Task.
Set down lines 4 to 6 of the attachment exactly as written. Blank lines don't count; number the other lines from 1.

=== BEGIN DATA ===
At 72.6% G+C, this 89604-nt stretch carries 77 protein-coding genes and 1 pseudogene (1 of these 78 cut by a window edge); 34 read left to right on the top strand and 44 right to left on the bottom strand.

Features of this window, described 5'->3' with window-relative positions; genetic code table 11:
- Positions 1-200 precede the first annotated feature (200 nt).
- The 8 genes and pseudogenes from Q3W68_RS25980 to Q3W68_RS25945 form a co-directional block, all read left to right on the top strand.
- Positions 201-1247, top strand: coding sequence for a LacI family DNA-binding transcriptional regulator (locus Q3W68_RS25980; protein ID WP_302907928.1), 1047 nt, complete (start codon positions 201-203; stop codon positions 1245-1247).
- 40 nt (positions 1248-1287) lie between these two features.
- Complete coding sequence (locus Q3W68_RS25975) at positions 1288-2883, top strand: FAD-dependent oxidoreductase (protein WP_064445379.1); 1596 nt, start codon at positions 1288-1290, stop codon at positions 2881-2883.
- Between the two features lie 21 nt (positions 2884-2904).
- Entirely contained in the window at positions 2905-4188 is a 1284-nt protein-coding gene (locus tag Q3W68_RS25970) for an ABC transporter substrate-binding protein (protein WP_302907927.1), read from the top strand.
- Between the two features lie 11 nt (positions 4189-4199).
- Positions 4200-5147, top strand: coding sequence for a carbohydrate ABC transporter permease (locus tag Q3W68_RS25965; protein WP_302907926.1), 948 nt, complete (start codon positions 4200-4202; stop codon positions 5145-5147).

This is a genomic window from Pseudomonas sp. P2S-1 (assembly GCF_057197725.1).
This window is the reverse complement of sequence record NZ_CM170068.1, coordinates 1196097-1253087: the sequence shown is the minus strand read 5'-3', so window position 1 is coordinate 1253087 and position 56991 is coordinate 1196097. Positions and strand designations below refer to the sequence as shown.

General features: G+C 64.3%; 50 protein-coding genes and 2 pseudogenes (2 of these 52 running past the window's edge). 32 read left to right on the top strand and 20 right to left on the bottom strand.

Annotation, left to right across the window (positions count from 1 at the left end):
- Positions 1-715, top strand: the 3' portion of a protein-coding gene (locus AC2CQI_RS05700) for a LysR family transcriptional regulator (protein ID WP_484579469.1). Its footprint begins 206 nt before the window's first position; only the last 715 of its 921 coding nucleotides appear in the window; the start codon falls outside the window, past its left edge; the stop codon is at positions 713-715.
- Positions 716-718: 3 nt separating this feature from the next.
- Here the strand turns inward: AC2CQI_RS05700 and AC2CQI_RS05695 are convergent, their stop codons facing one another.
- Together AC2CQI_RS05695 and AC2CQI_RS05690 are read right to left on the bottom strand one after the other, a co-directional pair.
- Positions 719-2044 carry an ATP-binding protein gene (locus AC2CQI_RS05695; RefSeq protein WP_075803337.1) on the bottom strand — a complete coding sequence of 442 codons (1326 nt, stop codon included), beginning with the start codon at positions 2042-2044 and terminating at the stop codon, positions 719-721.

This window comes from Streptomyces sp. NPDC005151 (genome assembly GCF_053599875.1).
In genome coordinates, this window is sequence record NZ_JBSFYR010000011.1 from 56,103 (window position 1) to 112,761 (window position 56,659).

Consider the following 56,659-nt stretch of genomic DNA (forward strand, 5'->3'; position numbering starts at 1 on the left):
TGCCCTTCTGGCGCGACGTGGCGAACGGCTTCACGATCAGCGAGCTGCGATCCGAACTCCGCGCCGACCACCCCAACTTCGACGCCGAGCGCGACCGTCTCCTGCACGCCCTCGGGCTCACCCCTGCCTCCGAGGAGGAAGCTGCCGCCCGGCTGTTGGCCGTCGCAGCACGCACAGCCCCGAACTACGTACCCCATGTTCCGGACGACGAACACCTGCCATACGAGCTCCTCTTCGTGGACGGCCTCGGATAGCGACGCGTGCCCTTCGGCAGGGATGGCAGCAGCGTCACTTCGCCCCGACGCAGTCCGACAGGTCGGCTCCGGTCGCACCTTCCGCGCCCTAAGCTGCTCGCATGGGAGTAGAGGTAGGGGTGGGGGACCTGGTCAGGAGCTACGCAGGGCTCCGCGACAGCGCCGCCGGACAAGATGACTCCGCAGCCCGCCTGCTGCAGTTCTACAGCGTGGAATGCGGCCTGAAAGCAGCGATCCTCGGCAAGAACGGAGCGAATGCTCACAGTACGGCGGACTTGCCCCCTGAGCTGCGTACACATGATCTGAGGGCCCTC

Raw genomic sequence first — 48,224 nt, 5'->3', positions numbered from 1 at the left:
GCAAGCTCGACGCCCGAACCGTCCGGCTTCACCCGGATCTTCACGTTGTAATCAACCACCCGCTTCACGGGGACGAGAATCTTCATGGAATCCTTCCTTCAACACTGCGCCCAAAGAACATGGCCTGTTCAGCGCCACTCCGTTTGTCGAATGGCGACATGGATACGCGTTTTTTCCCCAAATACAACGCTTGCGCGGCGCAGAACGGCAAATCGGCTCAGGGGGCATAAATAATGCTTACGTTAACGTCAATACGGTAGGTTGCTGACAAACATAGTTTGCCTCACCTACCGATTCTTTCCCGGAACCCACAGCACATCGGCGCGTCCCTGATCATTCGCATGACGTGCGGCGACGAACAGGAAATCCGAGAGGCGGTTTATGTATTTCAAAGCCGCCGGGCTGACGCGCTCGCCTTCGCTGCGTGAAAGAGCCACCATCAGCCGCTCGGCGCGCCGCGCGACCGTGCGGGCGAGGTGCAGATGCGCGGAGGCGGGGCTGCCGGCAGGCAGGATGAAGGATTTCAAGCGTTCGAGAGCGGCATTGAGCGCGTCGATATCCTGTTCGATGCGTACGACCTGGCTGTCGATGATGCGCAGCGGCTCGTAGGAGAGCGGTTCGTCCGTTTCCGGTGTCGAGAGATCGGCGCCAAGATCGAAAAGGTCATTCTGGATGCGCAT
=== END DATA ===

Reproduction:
- The 8 genes and pseudogenes from Q3W68_RS25980 to Q3W68_RS25945 form a co-directional block, all read left to right on the top strand.
- Positions 201-1247, top strand: coding sequence for a LacI family DNA-binding transcriptional regulator (locus Q3W68_RS25980; protein ID WP_302907928.1), 1047 nt, complete (start codon positions 201-203; stop codon positions 1245-1247).
- 40 nt (positions 1248-1287) lie between these two features.